Hurricane Sam is still a Cat 4; Tropical Depression 20 forms off the coast of Africa »Yale Climate Connections
Hurricane Sam remained at Category 4 strength on Wednesday as it crossed the central tropical Atlantic, well away from any land area. Sam could complete a full week of major hurricane force (Cat 3 or greater) by Saturday, when it passes east of Bermuda.
At 11 a.m. EDT Wednesday, Sam was a low-end Category 4 hurricane with winds of 130 mph and a center pressure of 949 mb, headed northwest at 9 mph. Sam looked like he was about to undergo another eye wall replacement cycle, a process in which a hurricane’s eye breaks down and is replaced by a larger concentric eye, over about a day. An eye wall replacement cycle typically results in a larger hurricane, as the wind field expands, but the peak winds decrease.
Sam’s long duration as a Category 3 or stronger storm made it a major wave machine, and its heavy swells were affecting parts of the Lesser Antilles and Greater Antilles on Wednesday. Large waves will spread north and east to affect much of the east coast of the United States and the coasts of the Canadian Maritime provinces by this weekend, bringing high waves and dangerous back currents. . NOAA hurricane chasers measured significant wave heights of up to 25 feet on Monday, and the GFS model predicts that waves in Sam’s heart will drop to 35 feet by Saturday.
Little change in the prognosis for Sam
Sam will likely continue as a powerful Category 3 or 4 hurricane until at least Saturday as it moves steadily northwest, moving further north at the end of the week. Windshear will remain light to moderate (5-10 knots) and Sam will have sea surface temperatures of around 28 degrees Celsius (82 ° F), with warm waters extending well below the surface. The atmosphere around Sam is rather dry, with an average relative humidity only around 45-50%, which will limit the chances of her experiencing a rapid intensification.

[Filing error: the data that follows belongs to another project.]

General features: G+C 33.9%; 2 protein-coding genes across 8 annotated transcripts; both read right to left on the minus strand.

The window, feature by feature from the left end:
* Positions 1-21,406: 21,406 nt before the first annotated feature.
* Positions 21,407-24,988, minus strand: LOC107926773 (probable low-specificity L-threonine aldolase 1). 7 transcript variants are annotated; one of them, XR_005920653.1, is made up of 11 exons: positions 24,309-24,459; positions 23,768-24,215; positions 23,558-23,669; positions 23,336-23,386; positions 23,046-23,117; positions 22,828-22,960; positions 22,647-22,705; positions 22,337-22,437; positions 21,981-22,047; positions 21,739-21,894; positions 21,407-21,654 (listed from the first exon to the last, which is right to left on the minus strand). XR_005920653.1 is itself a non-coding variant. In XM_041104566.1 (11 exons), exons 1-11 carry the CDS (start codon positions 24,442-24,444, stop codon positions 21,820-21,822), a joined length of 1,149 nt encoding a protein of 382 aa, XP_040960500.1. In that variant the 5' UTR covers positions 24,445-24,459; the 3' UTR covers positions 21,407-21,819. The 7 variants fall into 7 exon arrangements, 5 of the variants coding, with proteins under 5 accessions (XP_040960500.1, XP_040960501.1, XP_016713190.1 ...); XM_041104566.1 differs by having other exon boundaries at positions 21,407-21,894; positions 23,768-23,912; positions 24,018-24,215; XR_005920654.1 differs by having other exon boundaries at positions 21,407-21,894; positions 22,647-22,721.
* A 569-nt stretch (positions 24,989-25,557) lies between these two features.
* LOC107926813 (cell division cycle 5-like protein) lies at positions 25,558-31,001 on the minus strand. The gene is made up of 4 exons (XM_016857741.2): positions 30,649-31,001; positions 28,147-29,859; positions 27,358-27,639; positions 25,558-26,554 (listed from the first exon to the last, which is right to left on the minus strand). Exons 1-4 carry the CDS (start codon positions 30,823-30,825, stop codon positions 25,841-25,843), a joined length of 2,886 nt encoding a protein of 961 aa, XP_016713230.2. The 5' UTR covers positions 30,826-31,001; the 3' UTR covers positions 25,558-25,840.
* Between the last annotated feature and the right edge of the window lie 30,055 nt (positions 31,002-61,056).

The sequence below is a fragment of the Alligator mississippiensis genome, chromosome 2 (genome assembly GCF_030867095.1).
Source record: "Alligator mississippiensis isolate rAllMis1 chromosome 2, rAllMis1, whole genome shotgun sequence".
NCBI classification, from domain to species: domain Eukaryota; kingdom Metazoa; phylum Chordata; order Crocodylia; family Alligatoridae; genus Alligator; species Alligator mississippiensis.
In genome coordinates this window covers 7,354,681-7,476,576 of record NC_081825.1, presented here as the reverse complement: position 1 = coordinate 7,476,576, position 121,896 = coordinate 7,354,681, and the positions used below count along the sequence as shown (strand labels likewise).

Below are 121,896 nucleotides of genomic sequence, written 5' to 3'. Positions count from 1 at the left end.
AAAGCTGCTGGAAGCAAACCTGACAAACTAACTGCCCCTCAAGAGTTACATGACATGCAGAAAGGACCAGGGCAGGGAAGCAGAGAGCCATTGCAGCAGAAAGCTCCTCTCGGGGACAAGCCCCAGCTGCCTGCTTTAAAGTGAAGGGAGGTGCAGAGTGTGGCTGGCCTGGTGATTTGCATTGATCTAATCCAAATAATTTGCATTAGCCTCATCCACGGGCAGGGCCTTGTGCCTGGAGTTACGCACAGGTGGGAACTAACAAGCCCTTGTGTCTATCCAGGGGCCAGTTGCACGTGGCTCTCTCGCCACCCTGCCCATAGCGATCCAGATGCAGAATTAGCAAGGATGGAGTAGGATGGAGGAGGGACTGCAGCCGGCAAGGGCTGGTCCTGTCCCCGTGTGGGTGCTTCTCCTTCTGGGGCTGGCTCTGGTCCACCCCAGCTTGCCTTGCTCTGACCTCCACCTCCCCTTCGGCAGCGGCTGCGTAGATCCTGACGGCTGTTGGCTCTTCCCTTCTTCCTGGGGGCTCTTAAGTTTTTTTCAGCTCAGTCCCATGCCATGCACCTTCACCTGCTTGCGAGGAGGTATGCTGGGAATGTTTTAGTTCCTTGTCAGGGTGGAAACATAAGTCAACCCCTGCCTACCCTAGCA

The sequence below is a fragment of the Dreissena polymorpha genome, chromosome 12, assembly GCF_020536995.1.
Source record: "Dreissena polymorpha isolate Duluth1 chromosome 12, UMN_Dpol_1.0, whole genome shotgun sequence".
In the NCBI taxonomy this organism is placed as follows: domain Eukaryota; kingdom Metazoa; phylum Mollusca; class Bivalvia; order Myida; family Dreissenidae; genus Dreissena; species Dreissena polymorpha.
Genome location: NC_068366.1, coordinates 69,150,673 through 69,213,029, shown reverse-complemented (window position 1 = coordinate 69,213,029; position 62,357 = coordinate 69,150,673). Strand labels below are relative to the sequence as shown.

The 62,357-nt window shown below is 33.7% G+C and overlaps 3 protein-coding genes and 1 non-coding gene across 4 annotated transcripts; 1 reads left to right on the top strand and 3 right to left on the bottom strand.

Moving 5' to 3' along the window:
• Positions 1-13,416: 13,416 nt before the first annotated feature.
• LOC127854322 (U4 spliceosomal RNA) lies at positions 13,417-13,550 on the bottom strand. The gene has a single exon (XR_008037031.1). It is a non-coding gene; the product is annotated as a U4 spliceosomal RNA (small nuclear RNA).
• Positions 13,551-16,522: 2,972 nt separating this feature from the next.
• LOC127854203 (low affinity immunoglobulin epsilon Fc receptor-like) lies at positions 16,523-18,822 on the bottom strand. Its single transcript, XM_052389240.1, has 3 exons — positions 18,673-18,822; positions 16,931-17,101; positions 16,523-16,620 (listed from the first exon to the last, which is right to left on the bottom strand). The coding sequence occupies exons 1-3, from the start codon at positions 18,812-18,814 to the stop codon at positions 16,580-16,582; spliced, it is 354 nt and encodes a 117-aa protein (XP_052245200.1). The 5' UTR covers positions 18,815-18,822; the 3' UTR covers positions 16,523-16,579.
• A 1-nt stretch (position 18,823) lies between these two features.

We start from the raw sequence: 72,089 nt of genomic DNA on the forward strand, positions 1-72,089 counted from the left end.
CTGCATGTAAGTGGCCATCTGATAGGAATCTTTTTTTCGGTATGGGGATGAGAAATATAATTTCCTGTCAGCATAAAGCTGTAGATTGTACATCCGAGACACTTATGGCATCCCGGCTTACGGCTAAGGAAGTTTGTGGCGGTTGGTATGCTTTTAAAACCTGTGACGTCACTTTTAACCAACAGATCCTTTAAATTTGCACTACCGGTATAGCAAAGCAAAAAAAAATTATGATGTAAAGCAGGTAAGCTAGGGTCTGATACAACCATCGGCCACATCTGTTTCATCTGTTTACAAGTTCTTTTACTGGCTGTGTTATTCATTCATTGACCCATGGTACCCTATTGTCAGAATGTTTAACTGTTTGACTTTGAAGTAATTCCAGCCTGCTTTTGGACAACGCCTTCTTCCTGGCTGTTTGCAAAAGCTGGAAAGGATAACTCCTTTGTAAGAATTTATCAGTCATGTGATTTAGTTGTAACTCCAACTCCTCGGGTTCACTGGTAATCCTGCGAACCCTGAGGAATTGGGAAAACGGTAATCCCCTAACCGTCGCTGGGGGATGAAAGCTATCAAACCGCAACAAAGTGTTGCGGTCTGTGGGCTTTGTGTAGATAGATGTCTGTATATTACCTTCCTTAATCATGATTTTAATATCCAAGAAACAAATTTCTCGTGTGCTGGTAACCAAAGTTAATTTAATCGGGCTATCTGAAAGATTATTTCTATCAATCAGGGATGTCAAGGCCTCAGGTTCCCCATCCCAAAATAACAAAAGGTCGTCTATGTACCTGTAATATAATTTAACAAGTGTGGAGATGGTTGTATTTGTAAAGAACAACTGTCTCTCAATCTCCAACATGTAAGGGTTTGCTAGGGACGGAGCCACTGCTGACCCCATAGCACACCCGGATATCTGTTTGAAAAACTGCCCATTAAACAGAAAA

As Sam gradually moves closer to Bermuda later this week, he will be swept by a strong trough of high altitude depression stationed across the Canadian Maritimes and New England. The trough should keep Sam just east of Bermuda and well away from the east coast of the United States, but there is a slight chance that Sam will tilt slightly to the left and reach Newfoundland, as some predict. members of the GFS and European model sets (mainly the GFS, which has outperformed the euro in its predictions of Sam so far).
Increased wind shear and colder waters will eventually trigger Sam’s conversion into a powerful post-tropical storm over the far north Atlantic around Tuesday next week.
Tropical Depression 20 forms off the coast of Africa
Tropical Depression 20 (TD 20) formed off the coast of Africa, about 500 miles south of the Cabo Verde Islands, at 11 a.m. EDT Wednesday. Satellite imagery showed that the TD 20 was becoming more organized, with many intense thunderstorm activities and a low-level traffic center becoming more defined. The TD 20 was moving west-northwest at 14 mph at an unusually low latitude, 8.3 ° N: the lowest latitude on record for an Atlantic tropical storm is 7.7 ° N, per storm unnamed from September 1902.